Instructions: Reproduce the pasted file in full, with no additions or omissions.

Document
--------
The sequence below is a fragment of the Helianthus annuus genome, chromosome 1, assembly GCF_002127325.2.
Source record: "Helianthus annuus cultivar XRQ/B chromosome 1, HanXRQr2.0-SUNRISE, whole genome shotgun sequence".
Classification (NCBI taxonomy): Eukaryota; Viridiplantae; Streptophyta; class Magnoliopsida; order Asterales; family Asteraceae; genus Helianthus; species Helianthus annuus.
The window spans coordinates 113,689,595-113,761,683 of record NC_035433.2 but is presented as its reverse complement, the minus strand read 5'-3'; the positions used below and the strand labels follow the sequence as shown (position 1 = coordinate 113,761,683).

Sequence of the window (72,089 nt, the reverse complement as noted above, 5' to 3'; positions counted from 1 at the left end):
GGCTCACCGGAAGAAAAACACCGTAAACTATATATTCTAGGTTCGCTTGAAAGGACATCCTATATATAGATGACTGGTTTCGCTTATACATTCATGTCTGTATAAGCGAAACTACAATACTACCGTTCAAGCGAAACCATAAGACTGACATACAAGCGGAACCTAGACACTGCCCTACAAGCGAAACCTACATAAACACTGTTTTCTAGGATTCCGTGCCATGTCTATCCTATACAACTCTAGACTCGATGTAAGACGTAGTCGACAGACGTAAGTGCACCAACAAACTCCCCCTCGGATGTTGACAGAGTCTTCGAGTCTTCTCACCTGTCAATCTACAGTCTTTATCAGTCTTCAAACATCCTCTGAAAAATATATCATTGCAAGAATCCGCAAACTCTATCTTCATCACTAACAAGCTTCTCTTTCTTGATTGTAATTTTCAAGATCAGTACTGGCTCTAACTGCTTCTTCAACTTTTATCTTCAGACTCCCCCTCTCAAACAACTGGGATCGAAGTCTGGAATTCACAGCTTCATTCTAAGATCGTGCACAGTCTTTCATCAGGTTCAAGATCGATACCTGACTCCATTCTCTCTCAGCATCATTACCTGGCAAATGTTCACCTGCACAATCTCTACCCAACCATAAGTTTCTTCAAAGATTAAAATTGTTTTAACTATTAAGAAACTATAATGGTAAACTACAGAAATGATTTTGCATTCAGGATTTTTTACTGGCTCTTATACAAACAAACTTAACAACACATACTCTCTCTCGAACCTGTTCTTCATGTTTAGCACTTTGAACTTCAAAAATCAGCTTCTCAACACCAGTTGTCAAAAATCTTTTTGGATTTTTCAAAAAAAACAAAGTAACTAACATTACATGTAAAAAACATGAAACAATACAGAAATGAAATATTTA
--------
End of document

The sequence below is a fragment of the Helianthus annuus genome, chromosome 1, assembly GCF_002127325.2.
Source record: "Helianthus annuus cultivar XRQ/B chromosome 1, HanXRQr2.0-SUNRISE, whole genome shotgun sequence".
Classification (NCBI taxonomy): Eukaryota; Viridiplantae; Streptophyta; class Magnoliopsida; order Asterales; family Asteraceae; genus Helianthus; species Helianthus annuus.
The window spans coordinates 113,689,595-113,761,683 of record NC_035433.2 but is presented as its reverse complement, the minus strand read 5'-3'; the positions used below and the strand labels follow the sequence as shown (position 1 = coordinate 113,761,683).

Sequence of the window (72,089 nt, the reverse complement as noted above, 5' to 3'; positions counted from 1 at the left end):
GGCTCACCGGAAGAAAAACACCGTAAACTATATATTCTAGGTTCGCTTGAAAGGACATCCTATATATAGATGACTGGTTTCGCTTATACATTCATGTCTGTATAAGCGAAACTACAATACTACCGTTCAAGCGAAACCATAAGACTGACATACAAGCGGAACCTAGACACTGCCCTACAAGCGAAACCTACATAAACACTGTTTTCTAGGATTCCGTGCCATGTCTATCCTATACAACTCTAGACTCGATGTAAGACGTAGTCGACAGACGTAAGTGCACCAACAAACTCCCCCTCGGATGTTGACAGAGTCTTCGAGTCTTCTCACCTGTCAATCTACAGTCTTTATCAGTCTTCAAACATCCTCTGAAAAATATATCATTGCAAGAATCCGCAAACTCTATCTTCATCACTAACAAGCTTCTCTTTCTTGATTGTAATTTTCAAGATCAGTACTGGCTCTAACTGCTTCTTCAACTTTTATCTTCAGACTCCCCCTCTCAAACAACTGGGATCGAAGTCTGGAATTCACAGCTTCATTCTAAGATCGTGCACAGTCTTTCATCAGGTTCAAGATCGATACCTGACTCCATTCTCTCTCAGCATCATTACCTGGCAAATGTTCACCTGCACAATCTCTACCCAACCATAAGTTTCTTCAAAGATTAAAATTGTTTTAACTATTAAGAAACTATAATGGTAAACTACAGAAATGATTTTGCATTCAGGATTTTTTACTGGCTCTTATACAAACAAACTTAACAACACATACTCTCTCTCGAACCTGTTCTTCATGTTTAGCACTTTGAACTTCAAAAATCAGCTTCTCAACACCAGTTGTCAAAAATCTTTTTGGATTTTTCAAAAAAAACAAAGTAACTAACATTACATGTAAAAAACATGAAACAATACAGAAATGAAATATTTA